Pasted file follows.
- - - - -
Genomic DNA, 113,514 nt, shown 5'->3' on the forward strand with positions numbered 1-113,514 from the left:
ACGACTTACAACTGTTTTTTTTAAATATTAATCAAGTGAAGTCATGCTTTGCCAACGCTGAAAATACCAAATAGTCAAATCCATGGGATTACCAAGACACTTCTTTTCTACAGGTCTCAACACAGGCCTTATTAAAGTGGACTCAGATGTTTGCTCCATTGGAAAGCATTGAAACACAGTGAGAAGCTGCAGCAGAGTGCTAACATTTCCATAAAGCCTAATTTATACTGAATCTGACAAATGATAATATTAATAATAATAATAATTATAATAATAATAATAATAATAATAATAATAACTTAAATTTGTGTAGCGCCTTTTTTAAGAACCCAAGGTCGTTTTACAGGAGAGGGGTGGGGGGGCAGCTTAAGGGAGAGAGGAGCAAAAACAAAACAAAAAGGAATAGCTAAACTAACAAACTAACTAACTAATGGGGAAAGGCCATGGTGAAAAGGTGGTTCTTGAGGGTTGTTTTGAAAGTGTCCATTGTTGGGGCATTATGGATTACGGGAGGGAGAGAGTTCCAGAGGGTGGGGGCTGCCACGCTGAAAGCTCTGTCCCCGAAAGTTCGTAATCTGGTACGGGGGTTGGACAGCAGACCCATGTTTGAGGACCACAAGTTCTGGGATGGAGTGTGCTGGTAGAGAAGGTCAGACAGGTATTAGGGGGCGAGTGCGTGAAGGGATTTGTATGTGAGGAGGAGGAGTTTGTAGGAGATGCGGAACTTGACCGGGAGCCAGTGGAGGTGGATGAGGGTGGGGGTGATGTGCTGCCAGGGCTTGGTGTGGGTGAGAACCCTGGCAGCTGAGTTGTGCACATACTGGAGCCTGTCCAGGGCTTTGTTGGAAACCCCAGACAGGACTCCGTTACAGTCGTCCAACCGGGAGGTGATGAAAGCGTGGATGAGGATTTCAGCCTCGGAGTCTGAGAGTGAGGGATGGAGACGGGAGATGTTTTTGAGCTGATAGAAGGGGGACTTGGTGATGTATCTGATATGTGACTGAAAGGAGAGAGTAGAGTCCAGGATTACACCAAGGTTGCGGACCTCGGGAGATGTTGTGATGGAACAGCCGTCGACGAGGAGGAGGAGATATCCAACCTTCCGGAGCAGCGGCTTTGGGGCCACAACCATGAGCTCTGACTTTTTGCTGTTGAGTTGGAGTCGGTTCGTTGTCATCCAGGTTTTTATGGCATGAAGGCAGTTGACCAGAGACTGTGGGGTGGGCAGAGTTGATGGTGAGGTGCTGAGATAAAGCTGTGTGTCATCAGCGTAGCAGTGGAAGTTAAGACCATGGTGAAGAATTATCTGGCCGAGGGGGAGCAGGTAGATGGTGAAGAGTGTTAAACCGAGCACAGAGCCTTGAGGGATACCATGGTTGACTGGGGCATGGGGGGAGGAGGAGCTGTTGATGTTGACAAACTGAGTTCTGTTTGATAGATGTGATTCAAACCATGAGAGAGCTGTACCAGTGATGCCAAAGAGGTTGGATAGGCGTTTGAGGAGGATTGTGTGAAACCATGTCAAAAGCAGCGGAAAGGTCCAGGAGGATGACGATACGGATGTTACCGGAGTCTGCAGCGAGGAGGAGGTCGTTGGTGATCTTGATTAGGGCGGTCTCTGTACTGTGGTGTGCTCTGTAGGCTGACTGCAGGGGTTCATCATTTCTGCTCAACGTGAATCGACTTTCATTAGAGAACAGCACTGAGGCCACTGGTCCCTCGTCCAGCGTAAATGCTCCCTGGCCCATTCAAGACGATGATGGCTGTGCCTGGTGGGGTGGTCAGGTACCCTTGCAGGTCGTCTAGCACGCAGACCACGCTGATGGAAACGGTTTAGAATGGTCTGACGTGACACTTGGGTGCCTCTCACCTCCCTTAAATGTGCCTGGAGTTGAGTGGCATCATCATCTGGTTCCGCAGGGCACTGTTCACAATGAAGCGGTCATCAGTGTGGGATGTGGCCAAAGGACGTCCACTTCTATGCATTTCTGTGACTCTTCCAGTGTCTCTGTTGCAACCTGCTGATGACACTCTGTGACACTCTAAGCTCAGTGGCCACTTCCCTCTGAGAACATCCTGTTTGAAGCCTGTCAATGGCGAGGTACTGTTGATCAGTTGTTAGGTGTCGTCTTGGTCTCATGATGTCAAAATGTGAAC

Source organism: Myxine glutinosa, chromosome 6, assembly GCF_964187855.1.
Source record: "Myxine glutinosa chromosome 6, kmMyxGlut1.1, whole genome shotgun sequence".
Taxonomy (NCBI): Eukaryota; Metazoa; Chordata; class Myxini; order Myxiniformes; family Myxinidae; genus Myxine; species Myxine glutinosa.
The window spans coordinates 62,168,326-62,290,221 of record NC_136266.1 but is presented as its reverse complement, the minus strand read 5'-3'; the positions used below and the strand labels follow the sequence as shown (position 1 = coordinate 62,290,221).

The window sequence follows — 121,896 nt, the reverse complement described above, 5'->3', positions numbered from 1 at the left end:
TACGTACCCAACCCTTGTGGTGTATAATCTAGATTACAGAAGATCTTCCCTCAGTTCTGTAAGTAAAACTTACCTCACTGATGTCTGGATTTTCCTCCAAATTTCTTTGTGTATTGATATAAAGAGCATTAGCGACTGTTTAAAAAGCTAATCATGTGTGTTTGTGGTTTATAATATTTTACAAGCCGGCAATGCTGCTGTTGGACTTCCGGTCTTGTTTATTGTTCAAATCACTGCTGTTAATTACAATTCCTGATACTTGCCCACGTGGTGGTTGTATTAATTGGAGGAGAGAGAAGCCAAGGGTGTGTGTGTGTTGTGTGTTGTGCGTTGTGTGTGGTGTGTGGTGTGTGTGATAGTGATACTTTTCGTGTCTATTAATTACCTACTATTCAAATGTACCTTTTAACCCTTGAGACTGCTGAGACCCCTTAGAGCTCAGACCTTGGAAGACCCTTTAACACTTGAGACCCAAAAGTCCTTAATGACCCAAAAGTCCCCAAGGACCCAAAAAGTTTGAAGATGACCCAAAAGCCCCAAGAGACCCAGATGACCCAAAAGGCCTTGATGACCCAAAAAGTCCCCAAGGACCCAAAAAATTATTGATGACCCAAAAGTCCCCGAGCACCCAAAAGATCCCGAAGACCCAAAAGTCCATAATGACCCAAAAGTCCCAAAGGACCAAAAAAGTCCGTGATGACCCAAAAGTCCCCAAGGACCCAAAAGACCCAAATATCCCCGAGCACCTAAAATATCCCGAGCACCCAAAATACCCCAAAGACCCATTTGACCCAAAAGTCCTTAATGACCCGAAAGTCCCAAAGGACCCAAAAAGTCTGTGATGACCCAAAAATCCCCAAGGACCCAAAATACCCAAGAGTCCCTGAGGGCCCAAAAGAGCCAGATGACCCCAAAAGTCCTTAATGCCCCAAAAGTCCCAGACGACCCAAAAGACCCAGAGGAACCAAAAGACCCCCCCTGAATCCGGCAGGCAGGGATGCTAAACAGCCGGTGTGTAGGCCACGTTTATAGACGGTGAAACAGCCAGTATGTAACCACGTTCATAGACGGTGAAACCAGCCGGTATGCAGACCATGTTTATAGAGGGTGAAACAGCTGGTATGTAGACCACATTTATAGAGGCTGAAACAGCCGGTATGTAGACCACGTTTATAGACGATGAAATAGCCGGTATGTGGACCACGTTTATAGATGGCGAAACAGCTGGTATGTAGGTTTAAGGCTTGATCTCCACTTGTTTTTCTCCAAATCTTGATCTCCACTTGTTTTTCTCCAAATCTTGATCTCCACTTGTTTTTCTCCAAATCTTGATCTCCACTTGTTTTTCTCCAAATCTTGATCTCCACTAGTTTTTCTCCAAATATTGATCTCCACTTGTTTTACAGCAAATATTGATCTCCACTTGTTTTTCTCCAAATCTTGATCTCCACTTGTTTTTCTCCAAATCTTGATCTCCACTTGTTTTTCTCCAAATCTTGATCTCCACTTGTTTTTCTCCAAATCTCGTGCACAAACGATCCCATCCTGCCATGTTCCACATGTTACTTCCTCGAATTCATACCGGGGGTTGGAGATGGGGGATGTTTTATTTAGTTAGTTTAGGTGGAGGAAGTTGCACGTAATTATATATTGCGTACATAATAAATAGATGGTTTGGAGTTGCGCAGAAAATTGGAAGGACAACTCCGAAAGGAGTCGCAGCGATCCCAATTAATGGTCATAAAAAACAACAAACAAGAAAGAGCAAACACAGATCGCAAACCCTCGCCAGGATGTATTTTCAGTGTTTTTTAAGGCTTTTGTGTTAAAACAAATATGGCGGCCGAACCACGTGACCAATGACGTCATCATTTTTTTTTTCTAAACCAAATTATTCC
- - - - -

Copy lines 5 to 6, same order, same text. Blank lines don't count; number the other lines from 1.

Taxonomy (NCBI): Eukaryota; Metazoa; Chordata; class Myxini; order Myxiniformes; family Myxinidae; genus Myxine; species Myxine glutinosa.
The window spans coordinates 62,168,326-62,290,221 of record NC_136266.1 but is presented as its reverse complement, the minus strand read 5'-3'; the positions used below and the strand labels follow the sequence as shown (position 1 = coordinate 62,290,221).